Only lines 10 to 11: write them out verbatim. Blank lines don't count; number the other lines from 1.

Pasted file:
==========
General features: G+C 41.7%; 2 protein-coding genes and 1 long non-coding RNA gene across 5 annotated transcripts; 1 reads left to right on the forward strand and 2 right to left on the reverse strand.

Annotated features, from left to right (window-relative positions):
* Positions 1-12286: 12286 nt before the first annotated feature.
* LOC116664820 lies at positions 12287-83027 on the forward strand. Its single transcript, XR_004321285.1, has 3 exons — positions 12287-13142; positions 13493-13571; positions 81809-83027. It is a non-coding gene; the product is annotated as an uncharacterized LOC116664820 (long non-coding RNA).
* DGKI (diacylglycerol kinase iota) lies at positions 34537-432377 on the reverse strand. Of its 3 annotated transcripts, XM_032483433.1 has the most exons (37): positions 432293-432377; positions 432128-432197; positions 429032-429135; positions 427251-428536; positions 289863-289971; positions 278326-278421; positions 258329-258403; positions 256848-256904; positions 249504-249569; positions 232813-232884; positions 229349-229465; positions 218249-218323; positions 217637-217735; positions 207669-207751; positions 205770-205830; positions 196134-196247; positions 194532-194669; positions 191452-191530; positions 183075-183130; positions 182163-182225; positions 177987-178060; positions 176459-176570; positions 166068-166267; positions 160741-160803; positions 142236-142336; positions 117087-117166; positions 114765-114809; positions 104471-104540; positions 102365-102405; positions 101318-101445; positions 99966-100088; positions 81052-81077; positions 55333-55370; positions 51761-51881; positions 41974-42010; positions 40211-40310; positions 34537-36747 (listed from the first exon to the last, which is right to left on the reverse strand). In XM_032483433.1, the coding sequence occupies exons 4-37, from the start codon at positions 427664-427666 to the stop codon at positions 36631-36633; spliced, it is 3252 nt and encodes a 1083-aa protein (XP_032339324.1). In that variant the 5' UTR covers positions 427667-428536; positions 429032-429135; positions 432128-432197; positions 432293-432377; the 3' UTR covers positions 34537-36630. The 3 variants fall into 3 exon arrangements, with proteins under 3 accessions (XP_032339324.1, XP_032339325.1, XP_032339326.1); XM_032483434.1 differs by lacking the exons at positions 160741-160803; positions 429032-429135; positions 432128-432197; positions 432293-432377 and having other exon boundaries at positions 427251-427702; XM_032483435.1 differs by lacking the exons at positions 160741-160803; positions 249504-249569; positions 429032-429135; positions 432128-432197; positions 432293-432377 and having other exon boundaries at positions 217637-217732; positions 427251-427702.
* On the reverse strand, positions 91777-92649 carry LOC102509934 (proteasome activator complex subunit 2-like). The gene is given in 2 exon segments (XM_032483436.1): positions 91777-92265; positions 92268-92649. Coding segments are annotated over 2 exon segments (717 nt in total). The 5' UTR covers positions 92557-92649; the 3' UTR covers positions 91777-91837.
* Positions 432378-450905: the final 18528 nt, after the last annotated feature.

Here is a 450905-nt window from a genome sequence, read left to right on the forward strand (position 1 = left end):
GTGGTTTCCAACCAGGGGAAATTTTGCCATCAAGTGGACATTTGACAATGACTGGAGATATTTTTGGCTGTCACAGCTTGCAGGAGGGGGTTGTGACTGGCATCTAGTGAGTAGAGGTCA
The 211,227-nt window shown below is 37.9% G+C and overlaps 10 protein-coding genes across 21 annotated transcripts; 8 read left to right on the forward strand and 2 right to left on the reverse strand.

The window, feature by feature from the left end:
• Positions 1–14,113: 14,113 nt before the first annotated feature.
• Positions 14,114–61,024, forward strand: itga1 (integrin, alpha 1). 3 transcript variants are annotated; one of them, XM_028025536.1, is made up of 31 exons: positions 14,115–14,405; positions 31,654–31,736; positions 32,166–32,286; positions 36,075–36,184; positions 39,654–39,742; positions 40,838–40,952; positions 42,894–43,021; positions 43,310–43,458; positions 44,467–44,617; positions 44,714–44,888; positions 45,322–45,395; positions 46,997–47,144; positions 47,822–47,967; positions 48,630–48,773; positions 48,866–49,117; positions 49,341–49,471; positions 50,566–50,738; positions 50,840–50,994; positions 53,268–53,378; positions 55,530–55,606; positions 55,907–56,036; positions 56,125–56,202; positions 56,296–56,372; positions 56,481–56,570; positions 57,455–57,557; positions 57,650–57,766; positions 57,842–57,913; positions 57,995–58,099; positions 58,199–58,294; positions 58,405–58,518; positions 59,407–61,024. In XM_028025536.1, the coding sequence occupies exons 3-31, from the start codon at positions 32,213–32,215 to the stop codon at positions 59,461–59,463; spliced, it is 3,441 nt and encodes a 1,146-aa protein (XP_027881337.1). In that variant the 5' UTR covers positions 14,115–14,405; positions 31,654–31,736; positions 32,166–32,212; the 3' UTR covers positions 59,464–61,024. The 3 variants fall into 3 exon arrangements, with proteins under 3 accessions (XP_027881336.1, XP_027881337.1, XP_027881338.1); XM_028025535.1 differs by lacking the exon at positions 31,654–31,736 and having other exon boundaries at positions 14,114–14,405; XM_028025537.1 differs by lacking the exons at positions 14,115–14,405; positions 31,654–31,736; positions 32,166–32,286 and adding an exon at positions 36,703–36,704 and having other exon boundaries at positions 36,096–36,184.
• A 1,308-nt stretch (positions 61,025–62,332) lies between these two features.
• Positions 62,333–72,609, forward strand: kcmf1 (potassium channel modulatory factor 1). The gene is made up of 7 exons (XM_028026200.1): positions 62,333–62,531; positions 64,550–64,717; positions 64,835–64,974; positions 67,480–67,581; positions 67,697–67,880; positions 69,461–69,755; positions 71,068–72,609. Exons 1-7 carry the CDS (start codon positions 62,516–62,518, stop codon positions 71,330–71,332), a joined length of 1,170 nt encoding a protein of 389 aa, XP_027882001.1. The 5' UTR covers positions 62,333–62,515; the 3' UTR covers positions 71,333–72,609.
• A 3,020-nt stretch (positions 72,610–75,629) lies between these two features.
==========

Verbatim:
The 211,227-nt window shown below is 37.9% G+C and overlaps 10 protein-coding genes across 21 annotated transcripts; 8 read left to right on the forward strand and 2 right to left on the reverse strand.

The window, feature by feature from the left end: